Magical expertise: An analysis of Finland’s national magician network
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CitationRissanen, Olli. Palonen, Tuire. Hakkarainen, Kai. (2010). Magical expertise: An analysis of Finland’s national magician network. Proceedings of the Seventh International Conference on Networked Learning, 344-351.
A social network analysis among 120 Finnish magicians was carried out through assessing several variables: individual attributes; magicians' competence (expertise), various interactions (mentoring, advice seeking, collaboration), as well as the individuals' perceived status (respect and admiration) and social position. Competence in the skills needed in the domain is the result of a large amount of practice, and institutional education is mostly missing. The tricks of the trade are learned form the more experienced members, or created by magicians themselves. Mediating tricks takes place only inside trusted sub-groups or sometimes the magicians sell the tricks or presentations to each other. The data for the study were collected via questionnaire. The response rate was 81%. The results indicate that social network among magicians was rather sparse. There is, however, some activity on the community level related to advice seeking, support giving, and informal communication. All network dimensions are related to each other, i.e., there are many multiplex network ties among magicians. The analysis indicated that the magical networks shared characteristics of classical networks in terms of power distribution of networking linkages; there were a large number of participants with a few or no linkages at all whereas a small percentage of key actors were extremely well connected with participants of the network. Consequently, peer evaluation indicators measuring support, advice and admiration varied a great deal between the magicians. Based on the cluster analysis, the magicians can be classified as "Community core" (4), "Masters" (9), "Background persons" (13), "Practitioners" (72), and "Soloists" (18), and unclassified (4). Community core is a group consisting of a few prestigious, experienced magicians keeping up the magical network, intensively supporting other magicians on the field, providing advice to other community members. Masters are highly respected magicians who are guiding other magicians but not as intensively as the Community core. Soloists are rather well known and highly respected but not so much engaged in giving advice as Masters or the Core. Practitioners constitute the biggest group that is not very tightly connected to the rest of the group, and, presumably, not so well known in the field. It is concluded that age or seniority does not explain magician competencies as assessed by their peers; while all of the most highly regarded magicians had gone through more than two decades of practice, ages of the most prestigious magicians varied a lot and included some relatively young participants.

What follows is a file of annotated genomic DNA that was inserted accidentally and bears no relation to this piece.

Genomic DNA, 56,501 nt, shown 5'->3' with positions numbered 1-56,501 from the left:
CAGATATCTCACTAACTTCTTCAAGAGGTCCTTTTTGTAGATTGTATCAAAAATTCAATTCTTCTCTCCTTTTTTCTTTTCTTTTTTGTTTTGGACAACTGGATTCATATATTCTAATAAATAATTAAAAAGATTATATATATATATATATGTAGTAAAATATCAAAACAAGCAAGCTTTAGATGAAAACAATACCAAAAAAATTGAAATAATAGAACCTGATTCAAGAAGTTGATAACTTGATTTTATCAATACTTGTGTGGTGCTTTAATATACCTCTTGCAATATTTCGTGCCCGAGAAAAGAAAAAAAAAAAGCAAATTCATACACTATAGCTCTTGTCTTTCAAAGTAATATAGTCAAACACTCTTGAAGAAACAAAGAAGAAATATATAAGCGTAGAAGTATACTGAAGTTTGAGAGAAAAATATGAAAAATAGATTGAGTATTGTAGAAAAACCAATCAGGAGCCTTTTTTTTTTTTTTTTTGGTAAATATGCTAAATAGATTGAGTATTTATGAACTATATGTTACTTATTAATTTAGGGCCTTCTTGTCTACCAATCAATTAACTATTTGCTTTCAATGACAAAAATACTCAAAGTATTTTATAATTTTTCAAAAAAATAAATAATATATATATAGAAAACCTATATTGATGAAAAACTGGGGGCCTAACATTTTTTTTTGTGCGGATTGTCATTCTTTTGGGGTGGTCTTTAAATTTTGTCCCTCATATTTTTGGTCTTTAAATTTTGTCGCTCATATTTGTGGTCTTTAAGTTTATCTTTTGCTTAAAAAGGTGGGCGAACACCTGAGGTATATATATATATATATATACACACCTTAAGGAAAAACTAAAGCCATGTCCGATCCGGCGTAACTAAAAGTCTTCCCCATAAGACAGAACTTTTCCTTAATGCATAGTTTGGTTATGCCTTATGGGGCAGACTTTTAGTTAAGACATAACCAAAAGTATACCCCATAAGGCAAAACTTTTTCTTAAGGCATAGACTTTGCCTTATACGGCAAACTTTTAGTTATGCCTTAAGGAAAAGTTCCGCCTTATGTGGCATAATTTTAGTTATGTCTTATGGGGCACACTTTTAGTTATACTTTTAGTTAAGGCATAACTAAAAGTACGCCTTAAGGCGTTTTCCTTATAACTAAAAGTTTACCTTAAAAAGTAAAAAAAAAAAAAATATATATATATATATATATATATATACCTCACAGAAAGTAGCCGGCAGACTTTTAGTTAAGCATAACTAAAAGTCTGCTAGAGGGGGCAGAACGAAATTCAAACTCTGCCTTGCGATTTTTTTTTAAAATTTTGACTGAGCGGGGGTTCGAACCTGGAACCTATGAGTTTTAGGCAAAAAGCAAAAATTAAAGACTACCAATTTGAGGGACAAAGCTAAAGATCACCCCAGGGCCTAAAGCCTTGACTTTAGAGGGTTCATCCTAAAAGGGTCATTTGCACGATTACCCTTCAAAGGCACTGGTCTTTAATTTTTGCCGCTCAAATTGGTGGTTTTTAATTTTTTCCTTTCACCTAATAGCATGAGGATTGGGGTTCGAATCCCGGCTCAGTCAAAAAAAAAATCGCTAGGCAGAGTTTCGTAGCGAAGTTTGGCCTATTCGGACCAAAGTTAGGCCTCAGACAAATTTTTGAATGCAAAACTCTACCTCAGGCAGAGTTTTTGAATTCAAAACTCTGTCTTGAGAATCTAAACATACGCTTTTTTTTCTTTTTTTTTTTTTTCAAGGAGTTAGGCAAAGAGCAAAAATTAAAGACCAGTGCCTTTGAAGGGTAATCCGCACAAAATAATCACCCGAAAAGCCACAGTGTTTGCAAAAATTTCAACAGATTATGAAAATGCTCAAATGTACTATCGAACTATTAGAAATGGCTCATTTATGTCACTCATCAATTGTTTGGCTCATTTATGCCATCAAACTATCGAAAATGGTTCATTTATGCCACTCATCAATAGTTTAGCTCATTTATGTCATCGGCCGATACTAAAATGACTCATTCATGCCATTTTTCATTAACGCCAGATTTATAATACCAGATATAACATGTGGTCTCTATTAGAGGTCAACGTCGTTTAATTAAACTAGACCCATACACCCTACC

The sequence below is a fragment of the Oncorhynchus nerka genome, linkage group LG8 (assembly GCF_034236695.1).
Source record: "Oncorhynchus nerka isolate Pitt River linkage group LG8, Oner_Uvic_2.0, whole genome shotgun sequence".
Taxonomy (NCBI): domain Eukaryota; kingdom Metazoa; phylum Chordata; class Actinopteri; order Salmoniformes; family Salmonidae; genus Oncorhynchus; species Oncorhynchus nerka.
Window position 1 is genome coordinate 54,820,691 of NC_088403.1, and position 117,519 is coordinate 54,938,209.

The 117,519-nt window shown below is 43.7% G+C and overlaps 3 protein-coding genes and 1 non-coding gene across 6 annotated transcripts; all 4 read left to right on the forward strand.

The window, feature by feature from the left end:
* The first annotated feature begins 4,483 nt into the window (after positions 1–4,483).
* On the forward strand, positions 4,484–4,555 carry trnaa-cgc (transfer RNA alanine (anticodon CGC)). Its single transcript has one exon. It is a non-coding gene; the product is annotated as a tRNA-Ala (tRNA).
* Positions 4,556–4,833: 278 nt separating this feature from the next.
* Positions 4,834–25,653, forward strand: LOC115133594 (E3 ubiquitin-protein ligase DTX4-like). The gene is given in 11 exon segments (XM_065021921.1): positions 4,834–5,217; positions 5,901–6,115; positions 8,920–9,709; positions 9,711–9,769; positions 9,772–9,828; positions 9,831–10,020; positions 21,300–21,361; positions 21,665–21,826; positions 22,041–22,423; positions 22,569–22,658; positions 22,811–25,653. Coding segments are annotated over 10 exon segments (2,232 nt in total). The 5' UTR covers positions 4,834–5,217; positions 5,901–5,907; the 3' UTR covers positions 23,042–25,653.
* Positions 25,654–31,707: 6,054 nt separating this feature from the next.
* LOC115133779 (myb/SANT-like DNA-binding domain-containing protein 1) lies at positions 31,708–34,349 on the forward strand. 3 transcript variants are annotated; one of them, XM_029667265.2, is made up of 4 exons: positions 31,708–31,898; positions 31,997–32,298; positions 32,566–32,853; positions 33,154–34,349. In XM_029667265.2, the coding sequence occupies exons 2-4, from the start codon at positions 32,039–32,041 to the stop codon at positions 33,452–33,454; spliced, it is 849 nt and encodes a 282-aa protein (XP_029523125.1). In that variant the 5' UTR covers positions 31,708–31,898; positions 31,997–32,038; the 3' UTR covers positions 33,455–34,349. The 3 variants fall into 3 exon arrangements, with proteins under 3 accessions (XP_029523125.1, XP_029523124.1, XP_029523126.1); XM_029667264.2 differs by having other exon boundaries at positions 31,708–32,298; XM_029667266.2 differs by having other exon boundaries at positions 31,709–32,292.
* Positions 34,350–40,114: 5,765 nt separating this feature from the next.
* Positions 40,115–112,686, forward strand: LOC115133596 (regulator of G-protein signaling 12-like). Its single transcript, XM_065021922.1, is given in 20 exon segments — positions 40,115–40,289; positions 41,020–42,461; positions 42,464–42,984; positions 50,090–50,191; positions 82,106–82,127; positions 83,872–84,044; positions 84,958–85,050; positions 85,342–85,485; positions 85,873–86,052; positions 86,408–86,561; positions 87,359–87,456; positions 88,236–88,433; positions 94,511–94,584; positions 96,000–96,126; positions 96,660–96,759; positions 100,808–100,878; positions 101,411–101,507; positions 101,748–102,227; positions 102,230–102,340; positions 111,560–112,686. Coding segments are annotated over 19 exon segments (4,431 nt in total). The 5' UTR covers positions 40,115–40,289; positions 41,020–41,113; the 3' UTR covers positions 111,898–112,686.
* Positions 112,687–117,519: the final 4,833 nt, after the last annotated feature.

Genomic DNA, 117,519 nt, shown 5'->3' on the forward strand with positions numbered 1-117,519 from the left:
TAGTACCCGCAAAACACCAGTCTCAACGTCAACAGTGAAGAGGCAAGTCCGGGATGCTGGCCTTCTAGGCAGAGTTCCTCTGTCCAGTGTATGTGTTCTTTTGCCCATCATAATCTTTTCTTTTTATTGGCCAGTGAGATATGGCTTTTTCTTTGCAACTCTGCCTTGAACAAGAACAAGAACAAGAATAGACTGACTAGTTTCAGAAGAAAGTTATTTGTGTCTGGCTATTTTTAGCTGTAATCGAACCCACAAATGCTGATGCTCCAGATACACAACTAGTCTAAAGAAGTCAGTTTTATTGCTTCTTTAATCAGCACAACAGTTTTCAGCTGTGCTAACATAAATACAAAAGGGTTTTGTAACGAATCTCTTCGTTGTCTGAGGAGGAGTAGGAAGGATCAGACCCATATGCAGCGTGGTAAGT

Link to the original itemhttp://www.lancaster.ac.uk/fss/organisations/netlc/past/nlc2010/abstracts/Rissanen.html
PublisherUniversity of Lancaster
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